Impact of an AIDS Prevention Video on AIDS-Related Perceptions

By Rye, B. J. | The Canadian Journal of Human Sexuality, Spring 1998 | Go to article overview

Impact of an AIDS Prevention Video on AIDS-Related Perceptions


Rye, B. J., The Canadian Journal of Human Sexuality


Key words: AIDS prevention AIDS risk reduction Video People Like Us University students

ACKNOWLEDGEMENTS: Parts of this research were presented at the Annual Convention of the Canadian Psychological Association in Toronto, Ontario (June, 1997) and at the Canadian Sex Research Forum in Toronto, Ontario, (September, 1997). This research was supported in part by the National Health Research and Development Program through a National Health Fellowship to B.J. Rye. Many thanks to William Fisher for helpful comments on this manuscript.

The prevention of the spread of human immunodeficiency virus (HIV), the virus that causes Acquired Immune Deficiency Syndrome (AIDS), is a major focus of public health promotion campaigns. Mass dissemination of information in an attempt to encourage the practice of AIDS preventive behaviours may be achieved through video media. Video media are an effective means of reaching a large audience and have been used effectively in public health promotion in the past (e.g., Crawford & Jason, 1990; Jason, Crawford & Gruder, 1989; Lau, Kane, Berry, Ware & Roy, 1980). Indeed, television programs have been listed as the most popular source from which young adults learn the most about AIDS (Abraham, Sheeran, Abrams, Spears & Marks, 1991). This learning may be the first step on the road to behaviour change that reduces the risk of HIV infection.

The 40 minute AIDS prevention video, People Like Us(1), is the focus of the current study. The design of this video was based upon the Information-Motivation-Behavioral Skills model (IMB; J. Fisher & W. Fisher, 1992; W. Fisher & J. Fisher, 1992a; W. Fisher & J. Fisher, 1992b). In short, this model suggests that there are three determinants of successful AIDS risk reduction behaviours: (1) information about AIDS transmission and prevention; (2) motivation to change one's behaviour in an AIDS preventive direction and motivation to continue engaging in AIDS preventive behaviour; and (3) behavioural skills required for the performance of AIDS preventive behaviours. The information and motivation components are thought to influence the behavioural skills component; that is, one must have information and motivation in order to enact existing skills. If one does not have the requisite behavioural skills, the information and motivation components may prompt one to develop or learn such skills. All three components may have a direct effect on AIDS preventive behaviour as well.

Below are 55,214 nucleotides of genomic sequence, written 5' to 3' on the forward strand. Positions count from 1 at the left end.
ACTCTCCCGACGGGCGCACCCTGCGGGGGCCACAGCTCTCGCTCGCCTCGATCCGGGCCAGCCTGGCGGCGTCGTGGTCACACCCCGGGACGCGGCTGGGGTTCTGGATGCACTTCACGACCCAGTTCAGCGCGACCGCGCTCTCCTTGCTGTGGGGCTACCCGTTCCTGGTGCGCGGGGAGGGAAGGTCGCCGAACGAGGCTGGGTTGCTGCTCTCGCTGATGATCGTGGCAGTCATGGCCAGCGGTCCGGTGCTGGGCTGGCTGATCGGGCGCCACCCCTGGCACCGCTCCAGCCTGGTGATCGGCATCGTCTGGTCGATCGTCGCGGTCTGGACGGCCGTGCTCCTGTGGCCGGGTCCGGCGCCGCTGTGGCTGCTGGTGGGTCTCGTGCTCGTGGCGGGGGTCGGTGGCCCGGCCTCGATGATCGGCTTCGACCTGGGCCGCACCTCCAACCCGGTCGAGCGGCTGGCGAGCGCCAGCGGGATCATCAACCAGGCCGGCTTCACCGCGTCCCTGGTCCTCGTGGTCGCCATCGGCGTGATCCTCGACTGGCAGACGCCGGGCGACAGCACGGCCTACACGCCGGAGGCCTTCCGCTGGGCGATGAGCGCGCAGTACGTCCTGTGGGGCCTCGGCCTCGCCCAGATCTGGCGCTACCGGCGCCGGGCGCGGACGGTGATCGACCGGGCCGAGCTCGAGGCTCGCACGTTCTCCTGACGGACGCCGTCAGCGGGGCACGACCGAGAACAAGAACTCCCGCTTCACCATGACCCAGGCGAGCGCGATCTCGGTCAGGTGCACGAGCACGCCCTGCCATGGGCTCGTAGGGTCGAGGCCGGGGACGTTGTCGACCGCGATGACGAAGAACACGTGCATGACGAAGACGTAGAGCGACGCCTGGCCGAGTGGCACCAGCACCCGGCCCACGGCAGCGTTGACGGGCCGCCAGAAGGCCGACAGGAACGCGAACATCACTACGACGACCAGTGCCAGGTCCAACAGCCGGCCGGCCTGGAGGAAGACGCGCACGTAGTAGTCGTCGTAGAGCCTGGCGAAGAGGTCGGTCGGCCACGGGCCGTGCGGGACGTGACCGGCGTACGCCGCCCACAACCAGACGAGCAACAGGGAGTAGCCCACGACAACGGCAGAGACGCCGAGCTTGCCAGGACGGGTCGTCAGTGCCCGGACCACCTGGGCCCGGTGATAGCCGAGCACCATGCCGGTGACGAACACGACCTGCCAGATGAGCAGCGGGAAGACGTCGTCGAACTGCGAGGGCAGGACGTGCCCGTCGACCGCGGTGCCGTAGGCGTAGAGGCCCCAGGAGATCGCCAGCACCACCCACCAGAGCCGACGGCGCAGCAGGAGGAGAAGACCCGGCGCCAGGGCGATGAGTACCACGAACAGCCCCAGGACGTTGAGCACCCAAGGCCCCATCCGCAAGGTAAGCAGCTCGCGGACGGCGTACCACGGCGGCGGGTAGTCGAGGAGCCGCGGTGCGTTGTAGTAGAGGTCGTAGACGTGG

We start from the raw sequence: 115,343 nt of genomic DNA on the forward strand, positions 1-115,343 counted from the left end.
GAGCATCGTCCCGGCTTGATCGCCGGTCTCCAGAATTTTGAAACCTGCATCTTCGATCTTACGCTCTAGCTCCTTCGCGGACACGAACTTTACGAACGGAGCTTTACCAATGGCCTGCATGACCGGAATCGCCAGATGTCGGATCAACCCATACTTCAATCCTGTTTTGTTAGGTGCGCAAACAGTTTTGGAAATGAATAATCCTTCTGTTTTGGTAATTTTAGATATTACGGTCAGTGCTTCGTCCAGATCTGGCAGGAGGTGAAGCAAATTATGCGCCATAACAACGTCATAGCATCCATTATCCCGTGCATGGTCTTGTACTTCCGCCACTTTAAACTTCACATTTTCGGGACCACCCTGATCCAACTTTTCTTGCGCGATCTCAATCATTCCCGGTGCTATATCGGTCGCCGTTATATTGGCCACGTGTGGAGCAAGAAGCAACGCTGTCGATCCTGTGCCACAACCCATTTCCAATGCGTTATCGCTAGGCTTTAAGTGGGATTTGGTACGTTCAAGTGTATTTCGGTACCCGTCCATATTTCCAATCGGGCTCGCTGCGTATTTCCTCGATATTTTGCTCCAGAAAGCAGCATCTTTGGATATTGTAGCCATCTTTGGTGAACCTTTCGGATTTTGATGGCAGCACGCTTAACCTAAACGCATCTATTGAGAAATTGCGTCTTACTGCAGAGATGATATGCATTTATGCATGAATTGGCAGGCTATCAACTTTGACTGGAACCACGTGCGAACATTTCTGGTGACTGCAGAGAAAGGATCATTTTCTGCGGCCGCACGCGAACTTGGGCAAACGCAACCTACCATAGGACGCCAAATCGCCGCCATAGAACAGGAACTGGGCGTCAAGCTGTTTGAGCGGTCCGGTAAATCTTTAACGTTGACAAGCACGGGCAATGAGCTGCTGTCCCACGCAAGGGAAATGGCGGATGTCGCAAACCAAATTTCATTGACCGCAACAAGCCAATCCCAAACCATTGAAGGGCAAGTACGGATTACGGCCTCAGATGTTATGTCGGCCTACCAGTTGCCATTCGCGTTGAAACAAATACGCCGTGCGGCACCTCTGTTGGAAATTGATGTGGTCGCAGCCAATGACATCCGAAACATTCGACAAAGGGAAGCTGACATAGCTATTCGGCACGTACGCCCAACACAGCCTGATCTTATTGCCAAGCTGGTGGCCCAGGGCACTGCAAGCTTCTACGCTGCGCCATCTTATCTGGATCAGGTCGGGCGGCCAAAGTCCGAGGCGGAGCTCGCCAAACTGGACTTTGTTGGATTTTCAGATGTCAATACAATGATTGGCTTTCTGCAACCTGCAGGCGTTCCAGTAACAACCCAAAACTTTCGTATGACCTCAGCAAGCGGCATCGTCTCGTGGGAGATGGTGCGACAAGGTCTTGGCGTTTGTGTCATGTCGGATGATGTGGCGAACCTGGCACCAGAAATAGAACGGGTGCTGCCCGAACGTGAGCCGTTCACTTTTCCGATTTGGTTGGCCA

People Like Us was designed primarily to address the motivational component of the IMB model. The video was created in the northeastern United States as part of a joint American-Canadian AIDS risk reduction program. It focuses on young adults' sexual behaviour as an HIV risk activity. The video contains testimonies of six young HIV+ men and women with whom a target audience can easily identify. The people in the video tell the audience about their lives -- their likes and their dislikes, their goals and aspirations -- and then tell about how they contracted HIV. They describe the effect that having HIV has had on their lives. This presentation style allows the audience to develop a fondness for the people in the video and identify similarities between the HIV+ individuals and themselves. The presentation of similar others with HIV in People Like Us is thought to motivate viewers to take precautions against contracting HIV because of social comparison processes. That is, comparison of similar others with HIV to oneself should increase perceptions of vulnerability, increase the personal relevance of the topic, and increase awareness of the riskiness of unprotected sexual behaviour (Festinger, 1954). People Like Us was thought to provide a source of information about AIDS risk and AIDS preventive behaviours, as people are more likely to attend to similar others compared to other sources of information (see J. Fisher & Misovich, 1990). As well, the persons with HIV in the video discuss various strategies for AIDS preventive behaviours, such as how to introduce safer sex to a partner and how to discuss condom use. …

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